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Sunday 15 December 2019
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Letters to the Editor

How much truth for public is too much?

THE EDITOR: Do you swear to tell the truth, the whole truth and nothing but the truth, so help you God? Words made famous by our crime-fighting favourites like CSI and Law and Order. However, the question remains as to how much of the truth is the public entitled? Should we consider that there are some aspects of truth that are not for public information, especially in matters involving national security?

We have seen reports of the kidnapping of a relative of Minister Stuart Young. Having never personally experienced a kidnapping (by the continued grace of God), I can only imagine the trauma into which this family was suddenly thrown. I prayed that the matter would be addressed by the police with both the resolve and sensitivity it deserved. However, to my utter dismay, as I picked up my Sunday paper, enjoying quality time with my family, I read a disturbing headline: “TTPS stands by ‘ransom paid’ claim.” The article said, “One senior cop closely involved in the ongoing investigation said he gave that information to the TTPS public affairs division and stood behind it.” The article also said, “He could not understand why anyone would say that a ransom was not paid.”

I am not a police officer by any stretch of the imagination, but should the payment of a ransom in kidnapping cases be revealed to the public? Is it wise to publicly declare cooperation with criminals? Is this taught at the Police Academy? Could it be that such revelations would entice and encourage criminals, particularly in a society where crime detection is low and consequence is slow? Am I watching too much CSI?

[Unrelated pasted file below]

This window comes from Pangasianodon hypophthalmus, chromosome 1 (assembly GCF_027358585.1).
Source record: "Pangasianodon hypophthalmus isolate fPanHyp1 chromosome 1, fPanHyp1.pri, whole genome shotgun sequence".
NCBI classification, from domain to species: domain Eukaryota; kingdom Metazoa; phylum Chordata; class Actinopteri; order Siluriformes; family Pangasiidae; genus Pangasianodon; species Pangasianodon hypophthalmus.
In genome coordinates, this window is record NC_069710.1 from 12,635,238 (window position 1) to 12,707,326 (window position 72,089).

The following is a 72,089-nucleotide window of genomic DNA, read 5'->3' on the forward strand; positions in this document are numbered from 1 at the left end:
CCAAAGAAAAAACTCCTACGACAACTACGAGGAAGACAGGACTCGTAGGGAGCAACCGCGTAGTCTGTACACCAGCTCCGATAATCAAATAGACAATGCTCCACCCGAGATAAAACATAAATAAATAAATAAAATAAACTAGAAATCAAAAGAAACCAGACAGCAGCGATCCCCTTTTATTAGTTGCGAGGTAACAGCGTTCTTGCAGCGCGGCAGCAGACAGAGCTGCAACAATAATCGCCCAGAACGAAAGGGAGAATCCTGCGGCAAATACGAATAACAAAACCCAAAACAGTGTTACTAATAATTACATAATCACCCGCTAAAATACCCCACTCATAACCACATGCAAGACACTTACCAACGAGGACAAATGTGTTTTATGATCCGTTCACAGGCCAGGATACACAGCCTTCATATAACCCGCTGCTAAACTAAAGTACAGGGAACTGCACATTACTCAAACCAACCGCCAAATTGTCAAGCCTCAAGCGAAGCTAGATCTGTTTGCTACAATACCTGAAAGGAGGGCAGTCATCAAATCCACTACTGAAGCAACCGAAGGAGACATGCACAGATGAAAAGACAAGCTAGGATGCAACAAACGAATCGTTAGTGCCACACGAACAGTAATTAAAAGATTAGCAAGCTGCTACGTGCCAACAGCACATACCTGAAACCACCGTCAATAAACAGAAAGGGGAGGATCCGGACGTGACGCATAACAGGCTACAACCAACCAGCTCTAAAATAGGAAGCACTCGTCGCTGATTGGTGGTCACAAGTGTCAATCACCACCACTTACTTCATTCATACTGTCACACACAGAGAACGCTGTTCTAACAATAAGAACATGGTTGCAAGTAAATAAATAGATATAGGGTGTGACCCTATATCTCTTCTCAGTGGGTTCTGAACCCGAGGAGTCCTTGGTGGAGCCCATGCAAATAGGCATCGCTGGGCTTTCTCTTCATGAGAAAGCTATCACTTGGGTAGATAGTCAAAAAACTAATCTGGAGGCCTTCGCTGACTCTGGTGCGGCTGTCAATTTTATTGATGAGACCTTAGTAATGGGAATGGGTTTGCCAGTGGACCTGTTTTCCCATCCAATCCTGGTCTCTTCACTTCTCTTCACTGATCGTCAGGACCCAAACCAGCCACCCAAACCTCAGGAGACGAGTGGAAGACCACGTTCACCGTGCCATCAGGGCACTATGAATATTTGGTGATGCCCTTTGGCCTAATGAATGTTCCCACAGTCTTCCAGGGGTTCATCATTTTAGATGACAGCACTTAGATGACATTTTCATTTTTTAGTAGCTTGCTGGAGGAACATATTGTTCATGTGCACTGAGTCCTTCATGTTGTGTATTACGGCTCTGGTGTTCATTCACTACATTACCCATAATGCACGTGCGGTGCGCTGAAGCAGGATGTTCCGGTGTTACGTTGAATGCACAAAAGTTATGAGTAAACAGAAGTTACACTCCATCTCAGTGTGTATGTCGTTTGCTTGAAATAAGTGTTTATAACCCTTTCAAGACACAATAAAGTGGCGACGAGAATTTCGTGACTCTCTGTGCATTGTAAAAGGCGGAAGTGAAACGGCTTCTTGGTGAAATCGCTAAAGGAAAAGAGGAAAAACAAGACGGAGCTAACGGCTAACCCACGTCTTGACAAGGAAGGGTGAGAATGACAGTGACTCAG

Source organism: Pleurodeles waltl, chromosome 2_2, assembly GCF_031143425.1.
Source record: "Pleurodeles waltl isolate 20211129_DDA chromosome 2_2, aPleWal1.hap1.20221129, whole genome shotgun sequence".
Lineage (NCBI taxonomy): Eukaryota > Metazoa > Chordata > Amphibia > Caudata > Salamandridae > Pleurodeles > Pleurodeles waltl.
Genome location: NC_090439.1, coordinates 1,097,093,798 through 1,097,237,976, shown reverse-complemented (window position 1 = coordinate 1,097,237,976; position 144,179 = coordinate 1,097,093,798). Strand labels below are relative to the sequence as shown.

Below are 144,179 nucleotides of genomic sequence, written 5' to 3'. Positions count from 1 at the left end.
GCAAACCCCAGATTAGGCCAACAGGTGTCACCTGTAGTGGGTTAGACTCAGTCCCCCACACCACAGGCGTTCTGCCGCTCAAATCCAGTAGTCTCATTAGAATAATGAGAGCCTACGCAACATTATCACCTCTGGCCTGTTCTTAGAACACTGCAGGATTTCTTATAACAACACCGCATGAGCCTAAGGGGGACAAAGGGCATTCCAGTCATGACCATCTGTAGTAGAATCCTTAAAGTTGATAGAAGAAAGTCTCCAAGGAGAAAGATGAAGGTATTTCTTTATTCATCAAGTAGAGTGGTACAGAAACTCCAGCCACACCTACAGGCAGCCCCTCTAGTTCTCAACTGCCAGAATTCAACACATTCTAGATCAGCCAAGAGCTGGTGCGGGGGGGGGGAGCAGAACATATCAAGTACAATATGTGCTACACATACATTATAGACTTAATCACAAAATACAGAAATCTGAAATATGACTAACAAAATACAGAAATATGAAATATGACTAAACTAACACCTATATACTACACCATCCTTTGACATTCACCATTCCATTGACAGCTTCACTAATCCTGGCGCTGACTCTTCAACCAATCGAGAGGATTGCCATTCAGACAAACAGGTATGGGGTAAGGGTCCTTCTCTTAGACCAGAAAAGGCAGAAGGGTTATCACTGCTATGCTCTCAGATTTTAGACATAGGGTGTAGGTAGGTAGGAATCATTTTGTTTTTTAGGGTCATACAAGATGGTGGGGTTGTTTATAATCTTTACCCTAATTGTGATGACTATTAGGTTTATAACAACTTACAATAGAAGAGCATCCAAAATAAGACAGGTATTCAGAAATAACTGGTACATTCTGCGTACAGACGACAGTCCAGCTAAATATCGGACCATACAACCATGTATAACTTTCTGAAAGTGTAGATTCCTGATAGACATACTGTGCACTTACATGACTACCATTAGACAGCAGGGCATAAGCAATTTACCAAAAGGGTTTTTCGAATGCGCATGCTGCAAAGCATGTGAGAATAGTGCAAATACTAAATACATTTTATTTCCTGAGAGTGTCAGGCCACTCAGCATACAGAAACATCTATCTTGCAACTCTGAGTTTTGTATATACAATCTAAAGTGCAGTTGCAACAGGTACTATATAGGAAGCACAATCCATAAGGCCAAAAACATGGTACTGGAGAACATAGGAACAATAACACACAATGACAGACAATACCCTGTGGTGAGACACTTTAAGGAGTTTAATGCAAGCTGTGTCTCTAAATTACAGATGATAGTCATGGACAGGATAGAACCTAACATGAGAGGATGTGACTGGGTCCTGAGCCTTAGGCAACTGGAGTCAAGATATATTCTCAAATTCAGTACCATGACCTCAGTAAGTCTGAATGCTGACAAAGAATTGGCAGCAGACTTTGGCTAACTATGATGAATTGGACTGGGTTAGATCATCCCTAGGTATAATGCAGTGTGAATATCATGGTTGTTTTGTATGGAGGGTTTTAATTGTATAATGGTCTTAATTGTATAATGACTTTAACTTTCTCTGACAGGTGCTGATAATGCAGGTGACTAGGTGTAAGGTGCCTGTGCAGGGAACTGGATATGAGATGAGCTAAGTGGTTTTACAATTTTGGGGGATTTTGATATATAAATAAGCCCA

To further exacerbate this debacle, the minister has said that neither he nor his family paid a ransom. However, even if a family in distress pays a ransom for the return of a loved one, it is highly irresponsible to reveal this information nationally. Kidnapping is not a lucrative industry.

Mr Police Commissioner, your function is to protect and serve us. Do not condone behaviour that will put us all in jeopardy. We must start thinking in this country. Some truths must be reserved for the greater good. Even as citizens, we too must appreciate that while the media will do their very best to provide us with as much information as they can, we are not entitled to know everything.

I hope that one day senior cop can come to understand why someone would say that a ransom was not paid.

CERONNE BAYLEY, Chaguanas

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